Genetics Influence Pressure to Be Thin
We know that certain genes can mean a predisposition for obesity, but a new study from Michigan State University researchers found that genes may also impact the vulnerability women feel to pressure to be thin.
To explore the role of genetic factors in whether women "buy in" to the pressure to be thin, the idealization of thinness was studied in sets of twins. More than 300 female twins from the MSU Twin Registry, ages 12-22, took part in the study. Jessica Suisman, lead author on the study and a researcher in MSU's Department of Psychology, and colleagues measured how much participants wanted to look like people from movies, TV and magazines. Once the levels of thin idealization were assessed, identical twins who share 100% of their genes were compared with fraternal twins who share 50%.
The results show that identical twins have closer levels of thin idealization than fraternal twins, which suggests a significant role for genetics. Further analysis shows that the heritability of thin idealization is 43%, meaning that almost half of the reason women differ in their idealization of thinness can be explained by differences in their genetic makeup.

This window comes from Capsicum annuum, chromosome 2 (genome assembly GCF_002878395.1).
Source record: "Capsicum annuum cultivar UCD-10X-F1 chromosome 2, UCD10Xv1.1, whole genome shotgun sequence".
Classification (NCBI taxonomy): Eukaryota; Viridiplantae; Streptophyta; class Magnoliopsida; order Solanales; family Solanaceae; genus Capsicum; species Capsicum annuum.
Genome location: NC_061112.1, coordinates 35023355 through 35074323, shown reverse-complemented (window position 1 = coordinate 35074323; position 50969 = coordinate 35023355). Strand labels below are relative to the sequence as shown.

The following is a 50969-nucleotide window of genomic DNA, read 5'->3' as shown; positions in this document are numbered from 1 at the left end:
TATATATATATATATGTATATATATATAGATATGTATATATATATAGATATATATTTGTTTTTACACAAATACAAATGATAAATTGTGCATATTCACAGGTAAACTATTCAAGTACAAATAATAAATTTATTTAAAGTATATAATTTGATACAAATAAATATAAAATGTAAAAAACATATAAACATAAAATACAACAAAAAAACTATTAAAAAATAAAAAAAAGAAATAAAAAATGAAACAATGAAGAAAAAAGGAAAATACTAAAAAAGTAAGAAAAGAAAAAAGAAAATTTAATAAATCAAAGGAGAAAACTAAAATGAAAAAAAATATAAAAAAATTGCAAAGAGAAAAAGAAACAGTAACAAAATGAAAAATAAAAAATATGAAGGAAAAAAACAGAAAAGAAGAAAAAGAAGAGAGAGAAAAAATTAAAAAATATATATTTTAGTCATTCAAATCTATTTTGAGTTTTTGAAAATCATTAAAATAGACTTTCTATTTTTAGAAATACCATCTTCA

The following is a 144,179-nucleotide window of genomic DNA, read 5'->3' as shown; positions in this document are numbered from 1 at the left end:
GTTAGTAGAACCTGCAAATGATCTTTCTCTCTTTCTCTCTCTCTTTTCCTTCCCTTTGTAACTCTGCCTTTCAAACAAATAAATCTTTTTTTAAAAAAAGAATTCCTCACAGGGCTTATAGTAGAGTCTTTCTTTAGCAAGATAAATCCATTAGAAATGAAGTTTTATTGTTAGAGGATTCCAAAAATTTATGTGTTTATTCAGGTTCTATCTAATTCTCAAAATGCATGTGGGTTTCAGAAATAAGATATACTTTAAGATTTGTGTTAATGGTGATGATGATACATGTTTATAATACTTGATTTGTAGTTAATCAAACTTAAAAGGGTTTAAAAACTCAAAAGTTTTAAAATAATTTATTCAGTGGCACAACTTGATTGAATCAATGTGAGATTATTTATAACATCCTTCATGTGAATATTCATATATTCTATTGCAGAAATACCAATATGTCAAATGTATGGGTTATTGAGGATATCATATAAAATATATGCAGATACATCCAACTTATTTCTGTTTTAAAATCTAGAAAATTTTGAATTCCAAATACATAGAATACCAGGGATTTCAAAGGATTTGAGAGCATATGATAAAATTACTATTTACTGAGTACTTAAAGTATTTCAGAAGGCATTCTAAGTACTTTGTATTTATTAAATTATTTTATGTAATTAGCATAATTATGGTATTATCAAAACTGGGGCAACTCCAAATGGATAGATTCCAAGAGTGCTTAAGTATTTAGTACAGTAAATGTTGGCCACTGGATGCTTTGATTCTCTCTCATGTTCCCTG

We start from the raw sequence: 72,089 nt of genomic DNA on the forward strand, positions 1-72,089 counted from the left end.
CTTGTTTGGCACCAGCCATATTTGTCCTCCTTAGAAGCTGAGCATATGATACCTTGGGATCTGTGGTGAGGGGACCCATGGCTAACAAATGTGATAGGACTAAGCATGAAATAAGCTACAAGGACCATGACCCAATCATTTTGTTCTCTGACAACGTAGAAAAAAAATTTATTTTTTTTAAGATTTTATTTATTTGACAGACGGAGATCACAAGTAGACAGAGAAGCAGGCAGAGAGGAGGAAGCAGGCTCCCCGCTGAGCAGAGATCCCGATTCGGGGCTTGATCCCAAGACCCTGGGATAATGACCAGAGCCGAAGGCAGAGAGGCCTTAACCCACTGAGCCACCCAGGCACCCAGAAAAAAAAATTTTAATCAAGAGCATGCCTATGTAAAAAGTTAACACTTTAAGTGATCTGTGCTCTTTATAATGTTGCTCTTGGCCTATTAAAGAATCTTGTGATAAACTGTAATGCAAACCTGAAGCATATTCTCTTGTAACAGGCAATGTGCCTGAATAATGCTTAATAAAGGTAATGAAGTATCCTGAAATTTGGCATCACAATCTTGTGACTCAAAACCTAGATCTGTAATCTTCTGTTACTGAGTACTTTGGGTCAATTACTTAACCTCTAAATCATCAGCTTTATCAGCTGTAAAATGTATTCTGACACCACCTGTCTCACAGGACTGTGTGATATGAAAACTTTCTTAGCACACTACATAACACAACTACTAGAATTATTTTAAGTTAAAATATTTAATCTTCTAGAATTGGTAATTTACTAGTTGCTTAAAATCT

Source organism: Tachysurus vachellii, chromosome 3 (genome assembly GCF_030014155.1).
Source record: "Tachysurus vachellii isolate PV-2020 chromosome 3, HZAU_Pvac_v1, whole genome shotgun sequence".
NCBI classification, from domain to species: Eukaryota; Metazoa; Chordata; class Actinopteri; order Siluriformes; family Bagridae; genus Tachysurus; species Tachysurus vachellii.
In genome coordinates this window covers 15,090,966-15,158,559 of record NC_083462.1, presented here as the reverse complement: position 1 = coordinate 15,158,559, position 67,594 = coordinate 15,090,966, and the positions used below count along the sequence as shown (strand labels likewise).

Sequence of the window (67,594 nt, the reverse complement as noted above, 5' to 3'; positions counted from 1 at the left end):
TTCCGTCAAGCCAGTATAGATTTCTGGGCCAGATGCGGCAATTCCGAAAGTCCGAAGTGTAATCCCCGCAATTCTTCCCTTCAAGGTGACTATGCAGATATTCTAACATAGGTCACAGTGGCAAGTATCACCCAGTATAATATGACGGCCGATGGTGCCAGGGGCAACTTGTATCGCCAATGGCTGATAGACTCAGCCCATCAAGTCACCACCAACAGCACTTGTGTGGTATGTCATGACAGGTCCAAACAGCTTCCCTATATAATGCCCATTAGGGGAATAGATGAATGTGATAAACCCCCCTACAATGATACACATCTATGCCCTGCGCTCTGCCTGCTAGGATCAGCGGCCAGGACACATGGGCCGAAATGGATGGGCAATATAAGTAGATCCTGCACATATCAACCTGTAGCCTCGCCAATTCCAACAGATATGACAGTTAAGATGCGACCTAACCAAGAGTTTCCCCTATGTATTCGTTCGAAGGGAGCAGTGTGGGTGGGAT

In addition to the role of genes, findings showed that influences of the environment are also important. The results showed that differences between twins' environments have a greater role in the development of thin ideal internalization than wider cultural attitudes, which women throughout Western societies are exposed to.
The study, funded by the National Institute of Mental Health, appears in the International Journal of Eating Disorders